E! reports that TLC's "Here Comes Honey Boo Boo," beat TV news coverage of the Republican convention. The spinoff of it's child beauty pageant series "Toddlers and Tiaras" scored a 1.3 rating; the show's closest competitor was Fox News, with a 1.2 rating.
Merriam-Webster defines vice as "a moral fault or failing." Lying, presumably qualifies, and in that sense GOP VP candidate Paul Ryan showed himself ready for the job in his speech to the Republican convention on August 29. Here we debunk seven lies worthy of the label.
While the Republican convention struggles to "define" Willard "Mitt" Romney, in the last few days two political commentators have told the true story.
Conservative columnist David Brooks wrote The Real Romney, in which he concludes that, if elected, Romney "promises to bring all Americans together and make them feel inferior."
From the birther "joke" that was not, to debunked claims regarding the Obama administration's regulation of welfare programs, to continuing efforts at disenfranchising non-white voters, the Romney campaign has finally implicitly owned up to the real message of the campaign: "Vote for the white guy."
Eugene Robinson has an excellent piece in the August 16 Washington Post that takes the GOP, and especially Romney surrogate John Sununu to task over intentionally misleading statements about the Affordable Care Act's reduction of payments to Medicare service providers over a 10 year period.
The GOP would like to convince voters that this is "gutting Medicare," when in fact benefits and costs to seniors remain the same under the ACA.
As reported by the Boston Globe GOP VP candidate Paul Ryan sought "millions of dollars from a federal stimulus program he opposed," then "repeatedly denied lobbying the Obama administration for home state aid -- first on a Boston radio station in 2010 and then again on Tuesday in an interview with a Ohio television station."
In 2010 Ryan sent at least five letters to the Department of Energy and the Department of Labor seeking funds for projects in Wisconsin, while publicly attacking the stimulus bill.
David Stockman, budget director for the Reagan administration, has a "must read" op-ed piece in the August 13 New York Times.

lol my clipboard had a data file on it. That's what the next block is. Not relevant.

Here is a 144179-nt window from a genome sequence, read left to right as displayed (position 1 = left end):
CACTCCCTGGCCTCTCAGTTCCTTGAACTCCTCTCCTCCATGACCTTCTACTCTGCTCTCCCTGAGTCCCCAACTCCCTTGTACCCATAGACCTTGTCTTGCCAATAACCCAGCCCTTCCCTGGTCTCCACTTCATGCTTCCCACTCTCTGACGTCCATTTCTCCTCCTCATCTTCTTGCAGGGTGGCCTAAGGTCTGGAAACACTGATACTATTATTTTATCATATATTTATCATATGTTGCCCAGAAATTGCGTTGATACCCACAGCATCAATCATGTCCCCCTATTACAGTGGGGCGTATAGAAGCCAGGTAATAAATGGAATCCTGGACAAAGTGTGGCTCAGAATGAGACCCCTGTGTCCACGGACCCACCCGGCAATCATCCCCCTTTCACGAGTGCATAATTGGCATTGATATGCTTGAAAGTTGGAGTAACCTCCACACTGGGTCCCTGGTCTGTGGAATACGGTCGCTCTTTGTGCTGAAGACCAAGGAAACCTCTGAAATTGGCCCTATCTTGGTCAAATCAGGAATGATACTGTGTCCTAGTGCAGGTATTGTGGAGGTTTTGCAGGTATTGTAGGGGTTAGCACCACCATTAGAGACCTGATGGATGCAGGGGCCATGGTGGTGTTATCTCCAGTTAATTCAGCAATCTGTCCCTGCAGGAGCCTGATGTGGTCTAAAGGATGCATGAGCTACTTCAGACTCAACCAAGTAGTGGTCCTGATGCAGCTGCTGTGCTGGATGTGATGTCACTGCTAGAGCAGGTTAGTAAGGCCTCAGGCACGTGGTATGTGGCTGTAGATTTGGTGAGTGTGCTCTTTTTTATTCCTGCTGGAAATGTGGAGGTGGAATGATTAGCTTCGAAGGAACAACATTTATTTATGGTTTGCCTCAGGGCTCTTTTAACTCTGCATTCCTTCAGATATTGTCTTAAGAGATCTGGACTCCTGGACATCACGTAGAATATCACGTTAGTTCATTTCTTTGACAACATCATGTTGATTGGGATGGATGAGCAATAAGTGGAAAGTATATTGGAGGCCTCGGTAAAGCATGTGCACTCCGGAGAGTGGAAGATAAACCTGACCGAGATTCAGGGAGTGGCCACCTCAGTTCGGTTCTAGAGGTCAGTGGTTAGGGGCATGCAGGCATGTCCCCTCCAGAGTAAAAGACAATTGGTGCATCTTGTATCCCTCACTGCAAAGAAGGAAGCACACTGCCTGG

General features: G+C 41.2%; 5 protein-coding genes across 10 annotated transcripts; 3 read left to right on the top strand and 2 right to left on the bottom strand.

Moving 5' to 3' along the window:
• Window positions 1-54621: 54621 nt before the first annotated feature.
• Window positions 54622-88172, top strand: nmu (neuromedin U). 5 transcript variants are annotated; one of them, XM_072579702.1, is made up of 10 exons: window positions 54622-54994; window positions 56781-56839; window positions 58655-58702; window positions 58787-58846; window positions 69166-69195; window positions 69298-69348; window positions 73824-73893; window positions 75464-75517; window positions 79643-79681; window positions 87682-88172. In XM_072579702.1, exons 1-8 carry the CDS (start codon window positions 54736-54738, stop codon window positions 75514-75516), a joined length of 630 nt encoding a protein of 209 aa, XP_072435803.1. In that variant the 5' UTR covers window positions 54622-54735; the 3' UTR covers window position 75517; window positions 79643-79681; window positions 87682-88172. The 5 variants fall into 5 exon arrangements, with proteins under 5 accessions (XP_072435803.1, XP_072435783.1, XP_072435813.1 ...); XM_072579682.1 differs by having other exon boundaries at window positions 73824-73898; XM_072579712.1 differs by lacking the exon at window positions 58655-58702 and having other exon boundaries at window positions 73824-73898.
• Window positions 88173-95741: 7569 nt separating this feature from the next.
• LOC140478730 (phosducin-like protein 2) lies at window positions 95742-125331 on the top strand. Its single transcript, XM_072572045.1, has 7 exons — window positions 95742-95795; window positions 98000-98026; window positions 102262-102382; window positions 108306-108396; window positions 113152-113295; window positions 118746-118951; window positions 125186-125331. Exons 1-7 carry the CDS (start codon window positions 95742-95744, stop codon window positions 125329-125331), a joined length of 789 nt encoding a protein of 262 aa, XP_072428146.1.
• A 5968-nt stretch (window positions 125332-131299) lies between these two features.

Some choice quotes:
Mr. Ryan professes to be a defense hawk, though the true conservatives of modern times — Calvin Coolidge, Herbert C. Hoover, Robert A. Taft, Dwight D. Eisenhower, even Gerald R. Ford — would have had no use for the neoconconservative imperialism that the G.O.P. cobbled from policy salons run by Irving Kristol’s ex-Trotskyites three decades ago. These doctrines now saddle our bankrupt nation with a roughly $775 billion “defense” budget in a world where we have no advanced industrial state enemies and have been fired (appropriately) as the global policeman.
The Romney campaign has attempted to deflect allegations that, as head of vulture-capital firm Bain Capital, he oversaw practices that bankrupted companies and outsourced jobs, by claiming that he left Bain in 1999. The federal disclosure form Romney filed in 2011 as he began his presidential campaign, states that Romney retired from Bain in 1999, claiming "Since February 11, 1999, Mr. Romney has not had any active role with any Bain Capital entity and has not been involved in the operations of any Bain Capital entity in any way."
A new Reuters/Ipsos poll shows that most of the Affordable Care Act's provisions are popular.
The Washington Post's Greg Sargent dug into the numbers a bit and discovered that not only were most of the ACA's provisions popular, many key provisions were popular among Republicans: